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This 3-in-1 blood test will be a boon for precision prostate cancer therapy

Test would help monitor cancer's evolution over time, whether the drug is working on a patient

IANS  |  London 

DNA, medical, medicine
A researcher, seen through a window, prepares DNA in a laboratory

Opening the door to precision medicine for prostate cancer, researchers have developed a three-in-one that could tell which men would benefit from a class of new drugs, detect early signs of resistance and monitor cancer's evolution over time.

The test could be used to know within a month or two whether the drug is working on a patient. It could help to extend or save lives, by targetting more effectively, while also reducing the side-effects of and ensuring patients do not receive drugs that are unlikely to do them any good.

"Not only could the test have a major impact on the of prostate cancer, but it could also be adapted to open up the possibility of precision medicine to patients with other types of as well," said Johann de Bono, Professor at The Institute of Research, London.

By testing DNA in the bloodstream, researchers found they could pick out which men with advanced prostate were likely to benefit from with a class of new drugs called Poly (ADP-ribose) polymerase (PARP) inhibitors.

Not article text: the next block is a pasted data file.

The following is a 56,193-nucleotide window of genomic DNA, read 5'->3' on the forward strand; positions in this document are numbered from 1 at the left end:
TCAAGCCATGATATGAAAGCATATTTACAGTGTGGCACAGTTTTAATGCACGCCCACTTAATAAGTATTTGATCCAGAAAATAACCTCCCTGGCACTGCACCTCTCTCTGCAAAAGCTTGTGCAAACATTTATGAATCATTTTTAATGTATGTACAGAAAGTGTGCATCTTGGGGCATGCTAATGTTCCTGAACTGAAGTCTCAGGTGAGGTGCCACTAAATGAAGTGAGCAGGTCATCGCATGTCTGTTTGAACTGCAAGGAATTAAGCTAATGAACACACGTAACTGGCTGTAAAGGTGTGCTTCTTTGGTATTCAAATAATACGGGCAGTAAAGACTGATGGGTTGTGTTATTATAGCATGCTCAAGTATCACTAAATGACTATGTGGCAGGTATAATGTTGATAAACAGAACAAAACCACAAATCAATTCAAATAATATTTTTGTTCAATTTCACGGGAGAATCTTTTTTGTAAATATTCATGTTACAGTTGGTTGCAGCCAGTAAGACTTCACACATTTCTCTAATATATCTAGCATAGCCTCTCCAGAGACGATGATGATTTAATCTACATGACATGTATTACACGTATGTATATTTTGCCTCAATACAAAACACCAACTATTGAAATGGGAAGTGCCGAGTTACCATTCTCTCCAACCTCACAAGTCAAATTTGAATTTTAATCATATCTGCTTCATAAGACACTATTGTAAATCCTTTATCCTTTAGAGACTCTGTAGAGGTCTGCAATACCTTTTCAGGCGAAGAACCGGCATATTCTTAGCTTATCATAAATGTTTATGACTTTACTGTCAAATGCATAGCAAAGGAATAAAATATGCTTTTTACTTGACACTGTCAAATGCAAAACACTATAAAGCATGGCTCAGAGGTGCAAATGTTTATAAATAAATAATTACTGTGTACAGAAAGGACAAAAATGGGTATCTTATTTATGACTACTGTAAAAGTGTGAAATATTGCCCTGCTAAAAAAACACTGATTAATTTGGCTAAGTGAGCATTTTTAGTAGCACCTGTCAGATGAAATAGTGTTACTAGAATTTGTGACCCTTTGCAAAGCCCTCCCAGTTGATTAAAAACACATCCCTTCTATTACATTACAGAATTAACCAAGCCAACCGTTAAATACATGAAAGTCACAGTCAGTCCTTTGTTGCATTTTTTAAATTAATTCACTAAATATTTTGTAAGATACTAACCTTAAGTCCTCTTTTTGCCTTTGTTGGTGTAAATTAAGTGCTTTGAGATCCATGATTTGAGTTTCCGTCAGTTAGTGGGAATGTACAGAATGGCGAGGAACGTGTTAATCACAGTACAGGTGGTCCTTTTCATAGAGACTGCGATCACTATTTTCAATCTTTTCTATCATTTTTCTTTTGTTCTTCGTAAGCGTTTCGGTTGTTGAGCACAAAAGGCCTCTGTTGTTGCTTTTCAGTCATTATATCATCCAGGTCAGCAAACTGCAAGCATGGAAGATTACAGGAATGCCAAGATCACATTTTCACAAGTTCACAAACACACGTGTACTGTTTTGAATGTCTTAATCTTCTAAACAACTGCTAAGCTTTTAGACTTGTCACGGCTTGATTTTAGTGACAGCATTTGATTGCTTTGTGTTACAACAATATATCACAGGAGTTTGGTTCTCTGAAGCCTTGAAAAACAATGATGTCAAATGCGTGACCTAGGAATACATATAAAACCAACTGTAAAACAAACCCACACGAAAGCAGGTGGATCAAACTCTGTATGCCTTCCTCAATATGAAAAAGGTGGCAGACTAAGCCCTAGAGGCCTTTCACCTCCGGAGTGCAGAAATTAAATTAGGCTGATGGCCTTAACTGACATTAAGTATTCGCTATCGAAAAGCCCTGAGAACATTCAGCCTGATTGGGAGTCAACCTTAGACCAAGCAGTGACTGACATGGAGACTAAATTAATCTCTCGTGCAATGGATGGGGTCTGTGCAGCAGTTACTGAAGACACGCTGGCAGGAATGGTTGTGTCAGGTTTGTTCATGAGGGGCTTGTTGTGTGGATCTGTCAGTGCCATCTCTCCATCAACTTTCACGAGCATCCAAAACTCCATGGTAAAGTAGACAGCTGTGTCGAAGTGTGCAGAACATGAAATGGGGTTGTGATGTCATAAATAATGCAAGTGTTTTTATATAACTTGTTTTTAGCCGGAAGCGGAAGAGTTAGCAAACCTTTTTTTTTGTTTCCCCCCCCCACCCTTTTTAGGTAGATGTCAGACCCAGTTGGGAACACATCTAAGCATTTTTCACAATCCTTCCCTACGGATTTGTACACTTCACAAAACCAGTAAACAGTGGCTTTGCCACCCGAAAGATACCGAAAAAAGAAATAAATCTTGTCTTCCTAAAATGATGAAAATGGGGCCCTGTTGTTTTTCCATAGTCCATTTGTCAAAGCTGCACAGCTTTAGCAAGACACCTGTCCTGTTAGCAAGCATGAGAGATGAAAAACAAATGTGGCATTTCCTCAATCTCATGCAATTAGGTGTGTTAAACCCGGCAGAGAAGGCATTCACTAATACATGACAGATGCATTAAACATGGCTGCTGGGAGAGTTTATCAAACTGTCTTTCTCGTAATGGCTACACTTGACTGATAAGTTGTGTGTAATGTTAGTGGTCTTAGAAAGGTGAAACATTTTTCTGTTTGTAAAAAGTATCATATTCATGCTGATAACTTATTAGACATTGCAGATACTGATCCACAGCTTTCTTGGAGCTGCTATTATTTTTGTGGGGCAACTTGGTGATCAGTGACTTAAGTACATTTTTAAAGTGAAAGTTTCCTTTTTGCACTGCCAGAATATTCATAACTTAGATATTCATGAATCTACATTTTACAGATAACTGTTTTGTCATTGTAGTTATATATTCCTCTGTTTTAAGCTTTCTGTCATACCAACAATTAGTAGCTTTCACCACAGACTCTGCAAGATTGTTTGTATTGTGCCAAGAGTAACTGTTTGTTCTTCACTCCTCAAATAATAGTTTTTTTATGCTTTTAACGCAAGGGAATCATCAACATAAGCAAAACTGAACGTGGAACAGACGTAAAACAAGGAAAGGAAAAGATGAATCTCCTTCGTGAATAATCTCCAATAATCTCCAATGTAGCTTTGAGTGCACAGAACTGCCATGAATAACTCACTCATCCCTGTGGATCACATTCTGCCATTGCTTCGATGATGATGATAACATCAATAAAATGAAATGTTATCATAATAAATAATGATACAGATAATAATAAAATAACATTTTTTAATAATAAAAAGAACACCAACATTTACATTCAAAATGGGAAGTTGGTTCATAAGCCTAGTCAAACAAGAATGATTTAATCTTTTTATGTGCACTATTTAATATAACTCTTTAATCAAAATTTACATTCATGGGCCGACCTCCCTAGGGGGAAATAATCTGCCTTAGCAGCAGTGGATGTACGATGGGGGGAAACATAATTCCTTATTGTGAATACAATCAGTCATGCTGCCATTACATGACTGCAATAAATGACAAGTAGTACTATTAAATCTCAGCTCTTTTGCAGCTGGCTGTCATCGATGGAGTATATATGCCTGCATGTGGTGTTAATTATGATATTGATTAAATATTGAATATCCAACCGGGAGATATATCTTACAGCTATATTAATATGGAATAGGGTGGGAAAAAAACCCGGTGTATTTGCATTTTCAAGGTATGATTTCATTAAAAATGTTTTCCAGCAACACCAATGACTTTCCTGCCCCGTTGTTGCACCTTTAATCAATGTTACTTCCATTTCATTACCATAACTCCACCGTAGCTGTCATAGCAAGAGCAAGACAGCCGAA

They also used the test to analyse DNA in the blood after had started, so people who were not responding could be identified and switched to alternative in as little as four to eight weeks.

And finally, they used the test to monitor a patient's blood throughout treatment, quickly picking up signs that the was evolving genetically and might be becoming resistant to the drugs.

It is the first test developed for a precision prostate targeted at specific genetic faults within tumours, according to the researchers.

It could in future allow the PARP inhibitor olaparib to become a standard for advanced prostate cancer, by targeting the drug at the men most likely to benefit.

The study, published in the journal Discovery, also identified which prostate cancers use to resist with olaparib.

"Our study identifies, for the first time, genetic changes that allow prostate cells to become resistant to the precision medicine olaparib," de Bono said.

"From these findings, we were able to develop a powerful, three-in-one test that could in future be used to help doctors select treatment, check whether it is working and monitor in the longer term. We think it could be used to make clinical decisions about whether a PARP inhibitor is working within as little as four to eight weeks of starting therapy," de Bono added.

First Published: Mon, June 19 2017. 12:53 IST
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